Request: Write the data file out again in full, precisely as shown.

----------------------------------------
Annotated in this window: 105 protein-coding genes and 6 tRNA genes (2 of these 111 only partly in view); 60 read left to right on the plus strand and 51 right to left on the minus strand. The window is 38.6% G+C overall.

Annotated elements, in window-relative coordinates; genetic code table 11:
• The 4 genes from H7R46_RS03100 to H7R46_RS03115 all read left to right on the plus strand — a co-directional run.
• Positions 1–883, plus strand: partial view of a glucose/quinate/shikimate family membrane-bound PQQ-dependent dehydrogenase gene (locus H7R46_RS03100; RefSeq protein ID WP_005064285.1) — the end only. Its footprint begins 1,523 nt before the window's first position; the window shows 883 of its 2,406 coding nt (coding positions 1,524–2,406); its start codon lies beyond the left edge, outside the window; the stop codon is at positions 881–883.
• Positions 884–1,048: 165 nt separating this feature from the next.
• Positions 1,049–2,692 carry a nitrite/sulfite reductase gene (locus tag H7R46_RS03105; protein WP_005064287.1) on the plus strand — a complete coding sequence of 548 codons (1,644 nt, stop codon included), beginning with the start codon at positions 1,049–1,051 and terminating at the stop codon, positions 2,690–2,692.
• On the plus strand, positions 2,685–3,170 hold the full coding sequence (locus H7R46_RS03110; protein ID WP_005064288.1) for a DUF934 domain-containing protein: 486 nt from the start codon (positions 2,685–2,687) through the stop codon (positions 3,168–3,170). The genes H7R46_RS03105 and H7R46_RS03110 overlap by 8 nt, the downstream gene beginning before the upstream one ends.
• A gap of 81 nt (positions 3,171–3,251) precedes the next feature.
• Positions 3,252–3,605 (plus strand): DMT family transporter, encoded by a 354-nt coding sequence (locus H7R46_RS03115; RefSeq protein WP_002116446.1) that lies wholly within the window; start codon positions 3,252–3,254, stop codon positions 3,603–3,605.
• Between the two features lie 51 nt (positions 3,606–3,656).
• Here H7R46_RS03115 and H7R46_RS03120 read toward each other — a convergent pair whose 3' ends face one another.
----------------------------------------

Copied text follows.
Annotated in this window: 105 protein-coding genes and 6 tRNA genes (2 of these 111 only partly in view); 60 read left to right on the plus strand and 51 right to left on the minus strand. The window is 38.6% G+C overall.

Annotated elements, in window-relative coordinates; genetic code table 11:
• The 4 genes from H7R46_RS03100 to H7R46_RS03115 all read left to right on the plus strand — a co-directional run.
• Positions 1–883, plus strand: partial view of a glucose/quinate/shikimate family membrane-bound PQQ-dependent dehydrogenase gene (locus H7R46_RS03100; RefSeq protein ID WP_005064285.1) — the end only. Its footprint begins 1,523 nt before the window's first position; the window shows 883 of its 2,406 coding nt (coding positions 1,524–2,406); its start codon lies beyond the left edge, outside the window; the stop codon is at positions 881–883.
• Positions 884–1,048: 165 nt separating this feature from the next.
• Positions 1,049–2,692 carry a nitrite/sulfite reductase gene (locus tag H7R46_RS03105; protein WP_005064287.1) on the plus strand — a complete coding sequence of 548 codons (1,644 nt, stop codon included), beginning with the start codon at positions 1,049–1,051 and terminating at the stop codon, positions 2,690–2,692.
• On the plus strand, positions 2,685–3,170 hold the full coding sequence (locus H7R46_RS03110; protein ID WP_005064288.1) for a DUF934 domain-containing protein: 486 nt from the start codon (positions 2,685–2,687) through the stop codon (positions 3,168–3,170). The genes H7R46_RS03105 and H7R46_RS03110 overlap by 8 nt, the downstream gene beginning before the upstream one ends.
• A gap of 81 nt (positions 3,171–3,251) precedes the next feature.
• Positions 3,252–3,605 (plus strand): DMT family transporter, encoded by a 354-nt coding sequence (locus H7R46_RS03115; RefSeq protein WP_002116446.1) that lies wholly within the window; start codon positions 3,252–3,254, stop codon positions 3,603–3,605.
• Between the two features lie 51 nt (positions 3,606–3,656).
• Here H7R46_RS03115 and H7R46_RS03120 read toward each other — a convergent pair whose 3' ends face one another.